Man of La Mancha
Dale Wasserman, Joe Darion
and Mitch Leigh
University of North Carolina
School of the Arts
Graduate Costume Design
Cervantes and his Manservant as Don Quixote and Sancho Panza
Quixote's Horse and Sancho's Mule
Halter-cut leather vests transition to harnesses as two prisoners become Quixote's horse and Sancho's mule.
I had used crown masks in a children's theatre production of the play, allowing the children's faces to be seen when their heads were lifted.
Prisoner #10 becomes Maria, the InnKeeper's Wife
The concept for Maria was inspired by The Old Peasant Woman by Giacomo Ceruti
Sketch and Swatch
Prisoner #15 becomes Aldonza
Aldonza, the strumpet of the inn, (costumed in peelable layers) becomes the pure and virginal Dulcinea in Quixote's eyes.
Her fiery orange and rose palette is exclusionary with bits of cerulean that tie her to the world of the inn.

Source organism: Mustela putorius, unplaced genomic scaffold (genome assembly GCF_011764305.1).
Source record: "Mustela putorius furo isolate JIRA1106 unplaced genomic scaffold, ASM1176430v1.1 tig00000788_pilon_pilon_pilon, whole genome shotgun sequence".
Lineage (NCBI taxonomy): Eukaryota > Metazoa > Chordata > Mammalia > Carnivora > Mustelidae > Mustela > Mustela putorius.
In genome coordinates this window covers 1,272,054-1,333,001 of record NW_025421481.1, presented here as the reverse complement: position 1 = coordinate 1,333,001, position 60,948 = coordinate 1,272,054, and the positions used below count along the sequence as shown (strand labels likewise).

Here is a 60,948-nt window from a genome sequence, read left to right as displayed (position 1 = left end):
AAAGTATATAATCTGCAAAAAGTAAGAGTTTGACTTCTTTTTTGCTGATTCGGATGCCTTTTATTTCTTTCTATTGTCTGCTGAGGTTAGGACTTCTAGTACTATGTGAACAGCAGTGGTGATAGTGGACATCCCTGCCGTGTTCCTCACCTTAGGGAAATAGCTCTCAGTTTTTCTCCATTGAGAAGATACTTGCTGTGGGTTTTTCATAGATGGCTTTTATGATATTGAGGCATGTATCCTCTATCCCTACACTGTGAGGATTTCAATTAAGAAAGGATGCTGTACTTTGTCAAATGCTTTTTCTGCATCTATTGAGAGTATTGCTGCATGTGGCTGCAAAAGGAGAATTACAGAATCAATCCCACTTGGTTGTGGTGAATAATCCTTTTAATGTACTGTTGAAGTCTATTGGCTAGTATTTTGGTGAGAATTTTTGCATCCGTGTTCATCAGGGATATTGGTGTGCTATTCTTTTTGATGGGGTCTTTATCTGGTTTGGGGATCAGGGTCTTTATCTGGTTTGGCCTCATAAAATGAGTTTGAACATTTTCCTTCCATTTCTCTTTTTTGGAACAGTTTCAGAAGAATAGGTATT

Prisoner #17 becomes the Barber
As other characters with competing agendas take sides, the palette for
the Barber reflects his neutrality.
The Knight of the Mirrors and his Attendants
The Knight of the Mirrors and his attendants, in icy grays and blacks, razor sharp emblems, and pointed armor, destroy Quixote's fantasy by forcing him to see the reality of his life, "in black and white."
The palette returns full circle to the that of Cervantes captors from the beginning of the play.